Nasrallah says Israel will fail as it did in 2006 offensive.
Hizbollah marshals largest protest
BEIRUT // Tens of thousands of Lebanese Hizbollah supporters stood under pouring rain yesterday to protest against Israel's air assault on the Gaza Strip, now into its third day. The protesters thronged a huge square and nearby streets in the militant group's stronghold south of Beirut, carrying Palestinian, Lebanese and yellow Hizbollah flags and banners supporting the Palestinian people.
The rally was by far the largest protest in the Arab world, where outrage over Israel's air strikes continued into a third day. The massive rally was called for by the Hizbollah leader, Hassan Nasrallah, who in a speech on Sunday urged crowds in the Arab and Islamic world to rise up in support of Gaza and declared yesterday a day of mourning and solidarity with Gaza. Addressing the crowds yesterday through a large screen from an unknown location, Sheikh Nasrallah urged Palestinians to unite and sought to boost morale. "Israel's air force will fail to destroy the will of the [Palestinian] fighters firing rockets ? and the residents of [Israeli] settlements 20 and 40km away from Gaza will remain either outside their settlements or in shelters," he said.
"Death to Israel," and "At your service, Gaza!" many in the crowd shouted. Sheikh Nasrallah warned Israel that any ground offensive will result in many losses for the Israelis and said Israel will fail as it did when it fought Hizbollah guerrillas in a month-long air and ground offensive in 2006. The overwhelming Israeli bombing campaign, the deadliest against Palestinians in decades, had killed 325 people by yesterday.
In the southern Lebanese port city of Sidon, around 3,000 people also staged a demonstration, many of them chanting slogans in which they insulted the rulers of Egypt, Jordan and Saudi Arabia for perceived complicity with Israel. In Egypt, which has been particularly criticised for joining Israel in closing its borders with Gaza, thousands of people rallied, calling for the active intervention of Arab armies to protect the Palestinians.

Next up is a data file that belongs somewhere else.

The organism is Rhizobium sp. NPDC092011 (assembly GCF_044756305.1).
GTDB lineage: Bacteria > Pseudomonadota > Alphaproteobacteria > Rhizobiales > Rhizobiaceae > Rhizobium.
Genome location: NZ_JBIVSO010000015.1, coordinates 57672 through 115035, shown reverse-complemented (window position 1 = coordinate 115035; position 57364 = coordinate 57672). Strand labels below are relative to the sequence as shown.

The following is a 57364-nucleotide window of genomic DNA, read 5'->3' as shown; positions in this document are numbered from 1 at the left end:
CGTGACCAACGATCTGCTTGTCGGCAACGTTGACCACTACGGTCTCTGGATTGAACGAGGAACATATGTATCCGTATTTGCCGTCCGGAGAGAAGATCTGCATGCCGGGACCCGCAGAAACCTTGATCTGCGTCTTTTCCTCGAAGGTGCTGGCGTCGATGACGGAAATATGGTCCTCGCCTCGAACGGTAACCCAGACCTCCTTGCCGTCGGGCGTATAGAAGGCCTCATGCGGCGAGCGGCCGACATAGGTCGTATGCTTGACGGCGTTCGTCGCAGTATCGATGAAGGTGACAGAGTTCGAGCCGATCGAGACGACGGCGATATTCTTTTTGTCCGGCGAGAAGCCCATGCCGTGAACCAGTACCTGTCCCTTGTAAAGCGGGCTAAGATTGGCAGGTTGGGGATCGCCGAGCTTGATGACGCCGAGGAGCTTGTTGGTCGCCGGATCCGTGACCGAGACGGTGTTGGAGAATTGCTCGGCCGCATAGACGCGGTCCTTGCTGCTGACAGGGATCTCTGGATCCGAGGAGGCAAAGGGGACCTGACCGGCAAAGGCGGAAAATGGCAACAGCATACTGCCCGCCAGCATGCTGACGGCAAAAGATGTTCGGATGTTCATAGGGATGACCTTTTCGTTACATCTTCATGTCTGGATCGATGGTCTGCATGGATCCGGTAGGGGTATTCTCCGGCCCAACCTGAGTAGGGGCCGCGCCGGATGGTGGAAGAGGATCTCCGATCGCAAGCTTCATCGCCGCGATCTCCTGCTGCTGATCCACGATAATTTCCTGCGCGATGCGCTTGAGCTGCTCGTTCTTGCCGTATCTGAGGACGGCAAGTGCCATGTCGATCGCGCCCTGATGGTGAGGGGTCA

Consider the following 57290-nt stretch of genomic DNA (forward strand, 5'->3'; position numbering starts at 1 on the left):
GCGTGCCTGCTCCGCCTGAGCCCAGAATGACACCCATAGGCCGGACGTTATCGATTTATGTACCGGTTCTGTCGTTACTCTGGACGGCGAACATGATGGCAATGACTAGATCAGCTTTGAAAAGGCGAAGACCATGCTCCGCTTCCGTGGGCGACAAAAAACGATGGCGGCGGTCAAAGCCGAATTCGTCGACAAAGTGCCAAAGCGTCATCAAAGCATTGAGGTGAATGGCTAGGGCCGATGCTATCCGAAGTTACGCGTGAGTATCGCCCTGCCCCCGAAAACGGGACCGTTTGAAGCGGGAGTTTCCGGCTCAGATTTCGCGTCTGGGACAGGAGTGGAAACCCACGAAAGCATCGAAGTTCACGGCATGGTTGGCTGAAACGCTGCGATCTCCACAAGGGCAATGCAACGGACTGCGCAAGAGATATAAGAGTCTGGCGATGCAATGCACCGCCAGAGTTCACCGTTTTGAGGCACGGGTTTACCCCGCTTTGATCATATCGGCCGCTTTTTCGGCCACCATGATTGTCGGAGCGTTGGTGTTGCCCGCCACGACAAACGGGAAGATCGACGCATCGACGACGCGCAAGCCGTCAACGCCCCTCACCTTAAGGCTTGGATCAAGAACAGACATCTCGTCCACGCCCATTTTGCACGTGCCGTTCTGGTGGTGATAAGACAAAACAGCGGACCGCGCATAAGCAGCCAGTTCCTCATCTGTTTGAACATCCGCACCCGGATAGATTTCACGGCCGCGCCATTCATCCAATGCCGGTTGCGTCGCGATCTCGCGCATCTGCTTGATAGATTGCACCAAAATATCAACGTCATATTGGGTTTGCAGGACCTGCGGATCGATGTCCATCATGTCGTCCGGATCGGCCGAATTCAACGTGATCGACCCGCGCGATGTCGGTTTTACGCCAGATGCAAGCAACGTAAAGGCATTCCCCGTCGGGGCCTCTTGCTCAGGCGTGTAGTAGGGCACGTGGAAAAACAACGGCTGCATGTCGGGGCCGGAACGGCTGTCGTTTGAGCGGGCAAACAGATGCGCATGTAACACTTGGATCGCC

In Iraq, about 1,000 backers of Muqtada al Sadr, the anti-US Shiite cleric, staged a protest in eastern Baghdad. "No, no to Israel," they shouted as they burnt Israeli and US flags. Thousands of Iranians, joined by high-ranking officials and military commanders, shouted "Down with USA" and "Down with Israel" in Tehran yesterday. Many carried banners reading "Israel must be wiped off the face of the earth" and "We should all rise and destroy Israel".
Witnesses said Saudi police fired rubber bullets to break up a pro-Palestinian protest yesterday, injuring up to eight people, but a government official denied the report. Residents said between 200 and 300 people took part in the march in Saudi Arabia's oil-producing Eastern Province. Many protesters held pictures of Palestinians wounded in Israel's military offensive against the Gaza Strip. At least three witnesses said they saw riot police fire rubber bullets after demonstrators clashed with security forces in the al Qatif area.
However, an interior ministry spokesman, Mansour al Turki, said there had been no protest. Greek riot police fired tear gas to repel protesters hurling rocks at the Israeli Embassy in Athens yesterday during a rally against the Jewish state's assault on Gaza. About 300 Greek and Arab protesters waving Palestinian flags gathered outside the embassy north of the city centre for one of several rallies or demonstrations planned during the evening.
* Associated Press, with additional reporting by Agence France-Presse